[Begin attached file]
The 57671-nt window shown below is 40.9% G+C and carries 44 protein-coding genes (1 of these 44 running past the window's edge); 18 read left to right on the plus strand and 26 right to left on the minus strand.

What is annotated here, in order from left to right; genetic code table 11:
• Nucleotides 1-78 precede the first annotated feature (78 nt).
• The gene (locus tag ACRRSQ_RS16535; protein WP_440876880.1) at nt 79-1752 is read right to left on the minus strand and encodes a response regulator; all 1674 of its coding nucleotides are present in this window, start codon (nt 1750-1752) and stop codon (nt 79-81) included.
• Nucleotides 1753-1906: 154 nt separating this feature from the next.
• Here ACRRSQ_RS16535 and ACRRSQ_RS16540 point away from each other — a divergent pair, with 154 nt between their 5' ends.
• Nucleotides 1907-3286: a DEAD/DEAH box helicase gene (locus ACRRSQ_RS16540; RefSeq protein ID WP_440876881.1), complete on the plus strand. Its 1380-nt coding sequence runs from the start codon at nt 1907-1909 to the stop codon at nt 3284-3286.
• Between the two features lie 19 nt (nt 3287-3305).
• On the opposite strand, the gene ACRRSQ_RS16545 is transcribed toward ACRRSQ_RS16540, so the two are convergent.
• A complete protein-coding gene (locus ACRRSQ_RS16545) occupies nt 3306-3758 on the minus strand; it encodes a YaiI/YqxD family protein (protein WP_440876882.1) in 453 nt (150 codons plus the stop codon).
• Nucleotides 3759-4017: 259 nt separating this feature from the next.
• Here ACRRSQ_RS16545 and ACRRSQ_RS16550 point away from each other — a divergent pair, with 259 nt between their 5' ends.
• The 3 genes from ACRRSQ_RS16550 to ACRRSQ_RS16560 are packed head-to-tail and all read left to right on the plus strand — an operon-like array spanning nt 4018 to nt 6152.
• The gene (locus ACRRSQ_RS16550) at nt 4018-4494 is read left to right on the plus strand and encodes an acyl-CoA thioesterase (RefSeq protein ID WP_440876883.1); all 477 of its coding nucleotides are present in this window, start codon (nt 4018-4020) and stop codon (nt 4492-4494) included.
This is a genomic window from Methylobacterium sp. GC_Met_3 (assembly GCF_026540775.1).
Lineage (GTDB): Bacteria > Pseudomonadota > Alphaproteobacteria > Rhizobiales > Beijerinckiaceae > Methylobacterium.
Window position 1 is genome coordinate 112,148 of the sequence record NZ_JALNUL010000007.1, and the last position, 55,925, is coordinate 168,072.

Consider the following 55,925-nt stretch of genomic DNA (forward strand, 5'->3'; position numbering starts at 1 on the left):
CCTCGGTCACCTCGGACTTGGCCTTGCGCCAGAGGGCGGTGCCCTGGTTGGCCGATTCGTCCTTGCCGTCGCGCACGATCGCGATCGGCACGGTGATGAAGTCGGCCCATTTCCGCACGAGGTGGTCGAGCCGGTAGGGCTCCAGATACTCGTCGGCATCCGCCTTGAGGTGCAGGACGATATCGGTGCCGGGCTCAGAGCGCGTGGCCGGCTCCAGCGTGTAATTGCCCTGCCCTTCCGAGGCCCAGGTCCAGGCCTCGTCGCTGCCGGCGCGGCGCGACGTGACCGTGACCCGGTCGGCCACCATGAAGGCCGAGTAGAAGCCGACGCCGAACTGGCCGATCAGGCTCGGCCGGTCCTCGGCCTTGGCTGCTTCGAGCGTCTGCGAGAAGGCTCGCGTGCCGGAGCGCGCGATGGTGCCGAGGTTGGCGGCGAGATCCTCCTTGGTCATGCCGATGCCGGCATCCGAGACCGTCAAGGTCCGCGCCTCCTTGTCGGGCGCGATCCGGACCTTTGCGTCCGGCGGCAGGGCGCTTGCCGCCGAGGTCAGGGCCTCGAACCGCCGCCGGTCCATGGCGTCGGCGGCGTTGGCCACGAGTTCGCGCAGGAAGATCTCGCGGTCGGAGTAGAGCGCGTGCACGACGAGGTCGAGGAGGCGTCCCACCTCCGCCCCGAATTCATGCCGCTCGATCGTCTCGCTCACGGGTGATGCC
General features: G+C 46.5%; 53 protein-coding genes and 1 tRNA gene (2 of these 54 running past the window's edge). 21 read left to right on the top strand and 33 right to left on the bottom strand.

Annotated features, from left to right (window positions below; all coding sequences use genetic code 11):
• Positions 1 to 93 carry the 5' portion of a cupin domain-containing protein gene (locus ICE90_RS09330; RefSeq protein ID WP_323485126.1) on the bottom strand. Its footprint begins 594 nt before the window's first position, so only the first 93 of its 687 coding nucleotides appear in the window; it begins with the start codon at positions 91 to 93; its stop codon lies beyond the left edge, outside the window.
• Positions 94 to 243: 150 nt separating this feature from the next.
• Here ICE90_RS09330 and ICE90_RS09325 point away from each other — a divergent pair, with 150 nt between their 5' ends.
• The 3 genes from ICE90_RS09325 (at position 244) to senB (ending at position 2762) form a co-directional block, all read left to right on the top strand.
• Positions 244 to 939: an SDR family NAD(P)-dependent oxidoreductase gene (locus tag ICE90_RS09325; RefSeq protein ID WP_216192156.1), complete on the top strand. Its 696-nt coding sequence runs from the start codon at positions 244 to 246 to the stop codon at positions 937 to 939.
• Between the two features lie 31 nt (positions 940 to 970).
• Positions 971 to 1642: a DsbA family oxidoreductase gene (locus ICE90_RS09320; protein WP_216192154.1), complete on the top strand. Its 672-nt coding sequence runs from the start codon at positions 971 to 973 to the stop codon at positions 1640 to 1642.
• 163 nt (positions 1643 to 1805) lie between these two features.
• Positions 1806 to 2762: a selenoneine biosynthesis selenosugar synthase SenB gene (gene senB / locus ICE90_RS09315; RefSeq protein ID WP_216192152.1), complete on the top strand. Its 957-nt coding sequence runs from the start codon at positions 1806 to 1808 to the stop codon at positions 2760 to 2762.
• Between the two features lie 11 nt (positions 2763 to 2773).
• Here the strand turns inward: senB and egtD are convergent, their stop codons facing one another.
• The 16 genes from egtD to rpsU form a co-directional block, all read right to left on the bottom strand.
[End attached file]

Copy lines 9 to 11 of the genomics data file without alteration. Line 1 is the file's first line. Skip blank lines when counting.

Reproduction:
• On the opposite strand, the gene ACRRSQ_RS16545 is transcribed toward ACRRSQ_RS16540, so the two are convergent.
• A complete protein-coding gene (locus ACRRSQ_RS16545) occupies nt 3306-3758 on the minus strand; it encodes a YaiI/YqxD family protein (protein WP_440876882.1) in 453 nt (150 codons plus the stop codon).
• Nucleotides 3759-4017: 259 nt separating this feature from the next.